To be fair, there were a handful of situations where low-gearing was warranted, as was the need to lock the diffs. The latter of which was really only needed once or twice, even across the more challenging parts of the off-road course that I was driving on. I found it pretty impressive that the Grenadier still managed most of it without ever needing the diff lockers enabled. INEOS fits one by default, from the factory, too!

Depending on which trim you choose, you’ll only get the centre differential locks as standard. Meanwhile, front and rear diff locks are made optional, paired with the Grenadier’s two-speed transfer case. You might notice too, in these pictures, that throughout the entire event, not a single dry patch of grass or dirt was seen. Or, at least, not at the off-road tracks that were chosen for us beforehand to drive on. From what I can see, the entire route was littered with deep ruts, slick mud, loose stones, and large puddles of muddy water.

You might even see in some of these photos, just how much the INEOS Grenadier would drift and slide from side to side, showcasing how ungodly these conditions were. Yet, they’re not a serious obstacle when you’re in a Grenadier. Just like any 4×4, you do have to be mindful and precise with your steering inputs, gearing, and throttle, as well as braking, how you position the car, when to let off the brakes, or when to power out of a tricky section.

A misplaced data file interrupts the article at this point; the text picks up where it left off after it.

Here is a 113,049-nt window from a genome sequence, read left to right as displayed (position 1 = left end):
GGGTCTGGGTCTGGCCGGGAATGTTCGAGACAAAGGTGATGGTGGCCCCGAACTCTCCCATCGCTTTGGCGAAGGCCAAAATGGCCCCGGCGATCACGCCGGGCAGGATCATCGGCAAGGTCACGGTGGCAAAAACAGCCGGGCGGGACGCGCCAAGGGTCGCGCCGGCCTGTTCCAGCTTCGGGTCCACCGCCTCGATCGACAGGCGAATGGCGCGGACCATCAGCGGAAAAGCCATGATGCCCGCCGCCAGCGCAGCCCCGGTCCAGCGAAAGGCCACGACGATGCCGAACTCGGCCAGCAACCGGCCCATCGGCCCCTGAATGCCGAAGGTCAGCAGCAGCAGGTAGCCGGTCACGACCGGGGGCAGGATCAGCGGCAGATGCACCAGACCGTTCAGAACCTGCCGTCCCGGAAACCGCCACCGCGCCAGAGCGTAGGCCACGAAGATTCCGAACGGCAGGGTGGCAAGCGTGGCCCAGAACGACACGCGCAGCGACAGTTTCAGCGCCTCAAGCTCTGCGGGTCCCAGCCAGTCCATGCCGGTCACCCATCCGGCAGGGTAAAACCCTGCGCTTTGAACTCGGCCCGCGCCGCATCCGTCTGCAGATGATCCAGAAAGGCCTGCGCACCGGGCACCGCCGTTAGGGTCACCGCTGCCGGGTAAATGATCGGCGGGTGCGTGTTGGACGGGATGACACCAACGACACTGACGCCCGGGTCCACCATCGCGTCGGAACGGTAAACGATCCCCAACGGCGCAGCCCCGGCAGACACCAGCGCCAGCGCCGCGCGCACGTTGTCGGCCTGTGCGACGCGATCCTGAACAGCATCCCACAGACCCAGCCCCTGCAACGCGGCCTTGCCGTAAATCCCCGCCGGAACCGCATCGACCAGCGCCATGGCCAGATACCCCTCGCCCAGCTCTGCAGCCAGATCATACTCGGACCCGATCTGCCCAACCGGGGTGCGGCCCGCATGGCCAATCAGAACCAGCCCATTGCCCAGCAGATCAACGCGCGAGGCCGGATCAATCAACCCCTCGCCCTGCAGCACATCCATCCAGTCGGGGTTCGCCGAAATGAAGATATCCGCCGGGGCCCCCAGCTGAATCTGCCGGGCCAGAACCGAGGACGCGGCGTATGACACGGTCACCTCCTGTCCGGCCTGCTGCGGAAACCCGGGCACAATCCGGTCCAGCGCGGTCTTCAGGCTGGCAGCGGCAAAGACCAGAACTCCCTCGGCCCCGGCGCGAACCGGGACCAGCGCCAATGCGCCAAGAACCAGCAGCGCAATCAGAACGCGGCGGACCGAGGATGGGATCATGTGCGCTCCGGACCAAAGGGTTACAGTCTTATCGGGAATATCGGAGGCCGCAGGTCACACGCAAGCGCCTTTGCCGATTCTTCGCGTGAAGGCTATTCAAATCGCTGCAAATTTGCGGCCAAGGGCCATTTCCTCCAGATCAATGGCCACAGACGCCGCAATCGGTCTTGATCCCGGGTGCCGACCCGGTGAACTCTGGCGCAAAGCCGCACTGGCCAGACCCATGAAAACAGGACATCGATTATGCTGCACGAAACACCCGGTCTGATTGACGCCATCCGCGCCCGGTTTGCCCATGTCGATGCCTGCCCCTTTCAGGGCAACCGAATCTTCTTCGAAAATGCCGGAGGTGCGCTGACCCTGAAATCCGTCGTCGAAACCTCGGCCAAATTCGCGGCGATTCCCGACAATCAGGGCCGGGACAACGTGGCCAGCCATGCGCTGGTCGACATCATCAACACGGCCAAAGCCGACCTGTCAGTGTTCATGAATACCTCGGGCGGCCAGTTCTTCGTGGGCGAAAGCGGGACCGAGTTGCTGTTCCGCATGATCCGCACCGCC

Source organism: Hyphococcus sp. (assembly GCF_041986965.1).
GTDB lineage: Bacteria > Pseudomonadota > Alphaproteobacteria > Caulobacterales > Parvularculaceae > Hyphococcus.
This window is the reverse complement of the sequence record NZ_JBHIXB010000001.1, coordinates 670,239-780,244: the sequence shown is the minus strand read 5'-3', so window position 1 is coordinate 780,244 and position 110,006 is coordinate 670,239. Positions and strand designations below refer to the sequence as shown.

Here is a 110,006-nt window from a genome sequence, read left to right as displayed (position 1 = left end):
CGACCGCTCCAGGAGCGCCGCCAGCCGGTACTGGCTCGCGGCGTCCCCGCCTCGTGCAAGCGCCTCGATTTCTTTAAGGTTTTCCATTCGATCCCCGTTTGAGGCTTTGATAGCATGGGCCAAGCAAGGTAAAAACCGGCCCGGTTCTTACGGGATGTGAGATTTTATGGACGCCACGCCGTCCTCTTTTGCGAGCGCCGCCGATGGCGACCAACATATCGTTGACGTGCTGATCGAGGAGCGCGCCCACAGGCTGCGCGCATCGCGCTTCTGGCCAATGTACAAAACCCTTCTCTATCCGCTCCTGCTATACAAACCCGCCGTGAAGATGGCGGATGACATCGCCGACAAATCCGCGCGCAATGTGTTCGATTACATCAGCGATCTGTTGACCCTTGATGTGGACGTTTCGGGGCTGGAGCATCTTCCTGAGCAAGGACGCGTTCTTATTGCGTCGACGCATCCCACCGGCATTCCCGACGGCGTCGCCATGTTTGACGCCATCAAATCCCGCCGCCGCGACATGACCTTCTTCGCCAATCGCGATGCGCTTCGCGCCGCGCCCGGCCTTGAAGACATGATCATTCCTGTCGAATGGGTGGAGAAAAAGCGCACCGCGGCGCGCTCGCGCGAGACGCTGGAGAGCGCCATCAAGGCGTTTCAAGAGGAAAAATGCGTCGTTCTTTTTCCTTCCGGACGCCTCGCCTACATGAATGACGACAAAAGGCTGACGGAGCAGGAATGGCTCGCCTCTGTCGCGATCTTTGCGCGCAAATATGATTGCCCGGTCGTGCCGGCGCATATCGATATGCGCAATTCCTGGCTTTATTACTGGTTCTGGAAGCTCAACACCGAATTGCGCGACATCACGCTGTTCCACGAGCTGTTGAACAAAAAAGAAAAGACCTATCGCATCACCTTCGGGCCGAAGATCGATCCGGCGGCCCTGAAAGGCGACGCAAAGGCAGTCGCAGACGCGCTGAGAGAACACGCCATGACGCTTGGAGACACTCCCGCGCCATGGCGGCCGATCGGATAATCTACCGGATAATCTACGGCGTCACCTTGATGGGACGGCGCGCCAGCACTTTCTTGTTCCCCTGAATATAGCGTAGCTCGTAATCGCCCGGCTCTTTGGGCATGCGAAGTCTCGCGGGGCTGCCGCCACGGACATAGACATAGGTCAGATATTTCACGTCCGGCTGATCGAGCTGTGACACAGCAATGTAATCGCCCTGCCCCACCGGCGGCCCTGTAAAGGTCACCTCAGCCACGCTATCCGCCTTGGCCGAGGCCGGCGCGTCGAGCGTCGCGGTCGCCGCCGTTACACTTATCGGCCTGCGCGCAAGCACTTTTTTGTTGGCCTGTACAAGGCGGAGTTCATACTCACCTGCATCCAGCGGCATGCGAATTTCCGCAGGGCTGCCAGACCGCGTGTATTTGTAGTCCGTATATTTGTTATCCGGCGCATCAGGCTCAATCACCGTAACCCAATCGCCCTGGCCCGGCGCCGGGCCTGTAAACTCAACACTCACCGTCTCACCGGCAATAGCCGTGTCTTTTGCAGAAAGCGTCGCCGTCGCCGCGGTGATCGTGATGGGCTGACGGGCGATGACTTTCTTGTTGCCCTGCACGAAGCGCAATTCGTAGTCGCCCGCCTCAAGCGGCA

It Makes Off-Roading Driving More Effortless

Nonetheless, the INEOS Grenadier does make these considerations a lot more tolerable and easier to cope with. That aforementioned recirculating ball steering, as I noted earlier, truly shines in these conditions.

Plus the good visibility gives you a strong sense of confidence in where your wheels are, it enables you to look down at the ground next to you. Or, if you need to peek across the bonnet onto the other side, or check your surroundings, rearward and sideward, without any difficulties.

Then, there are the all-terrain tyres fitted onto the Grenadiers that I drove. These too did a pretty fantastic job with managing grip and traction, even when it seemed improbable. A set of BFGoodrich all-terrain, off-road-focused tyres can be optioned for your Grenadier. Although, by default, it comes with some custom-made Bridgestone tyres designed for the Grenadier, which should handle off-roading just fine.